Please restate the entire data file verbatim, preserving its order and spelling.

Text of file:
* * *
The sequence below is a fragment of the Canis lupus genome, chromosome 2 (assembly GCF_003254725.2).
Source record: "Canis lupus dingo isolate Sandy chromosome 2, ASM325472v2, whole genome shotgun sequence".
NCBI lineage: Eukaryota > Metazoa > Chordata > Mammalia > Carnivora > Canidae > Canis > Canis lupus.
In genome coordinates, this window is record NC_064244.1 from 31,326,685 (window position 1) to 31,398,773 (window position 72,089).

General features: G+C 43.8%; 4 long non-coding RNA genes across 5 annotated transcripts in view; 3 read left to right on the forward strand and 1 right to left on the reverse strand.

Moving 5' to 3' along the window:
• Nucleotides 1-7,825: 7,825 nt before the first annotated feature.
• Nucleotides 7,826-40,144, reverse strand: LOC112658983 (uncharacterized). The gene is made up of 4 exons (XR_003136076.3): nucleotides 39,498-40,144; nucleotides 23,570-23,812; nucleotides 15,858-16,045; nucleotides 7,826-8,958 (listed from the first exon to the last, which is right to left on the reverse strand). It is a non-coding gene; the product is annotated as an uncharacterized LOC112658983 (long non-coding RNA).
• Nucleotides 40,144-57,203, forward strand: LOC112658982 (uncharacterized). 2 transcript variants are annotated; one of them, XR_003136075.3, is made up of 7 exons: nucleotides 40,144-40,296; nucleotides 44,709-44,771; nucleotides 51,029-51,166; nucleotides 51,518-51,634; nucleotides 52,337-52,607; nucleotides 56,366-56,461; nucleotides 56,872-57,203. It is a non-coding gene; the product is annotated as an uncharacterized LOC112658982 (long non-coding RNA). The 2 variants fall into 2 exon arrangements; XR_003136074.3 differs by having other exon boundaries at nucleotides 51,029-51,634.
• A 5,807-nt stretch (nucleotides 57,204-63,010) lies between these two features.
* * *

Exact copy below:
The sequence below is a fragment of the Canis lupus genome, chromosome 2 (assembly GCF_003254725.2).
Source record: "Canis lupus dingo isolate Sandy chromosome 2, ASM325472v2, whole genome shotgun sequence".
NCBI lineage: Eukaryota > Metazoa > Chordata > Mammalia > Carnivora > Canidae > Canis > Canis lupus.
In genome coordinates, this window is record NC_064244.1 from 31,326,685 (window position 1) to 31,398,773 (window position 72,089).

General features: G+C 43.8%; 4 long non-coding RNA genes across 5 annotated transcripts in view; 3 read left to right on the forward strand and 1 right to left on the reverse strand.

Moving 5' to 3' along the window:
• Nucleotides 1-7,825: 7,825 nt before the first annotated feature.
• Nucleotides 7,826-40,144, reverse strand: LOC112658983 (uncharacterized). The gene is made up of 4 exons (XR_003136076.3): nucleotides 39,498-40,144; nucleotides 23,570-23,812; nucleotides 15,858-16,045; nucleotides 7,826-8,958 (listed from the first exon to the last, which is right to left on the reverse strand). It is a non-coding gene; the product is annotated as an uncharacterized LOC112658983 (long non-coding RNA).
• Nucleotides 40,144-57,203, forward strand: LOC112658982 (uncharacterized). 2 transcript variants are annotated; one of them, XR_003136075.3, is made up of 7 exons: nucleotides 40,144-40,296; nucleotides 44,709-44,771; nucleotides 51,029-51,166; nucleotides 51,518-51,634; nucleotides 52,337-52,607; nucleotides 56,366-56,461; nucleotides 56,872-57,203. It is a non-coding gene; the product is annotated as an uncharacterized LOC112658982 (long non-coding RNA). The 2 variants fall into 2 exon arrangements; XR_003136074.3 differs by having other exon boundaries at nucleotides 51,029-51,634.
• A 5,807-nt stretch (nucleotides 57,204-63,010) lies between these two features.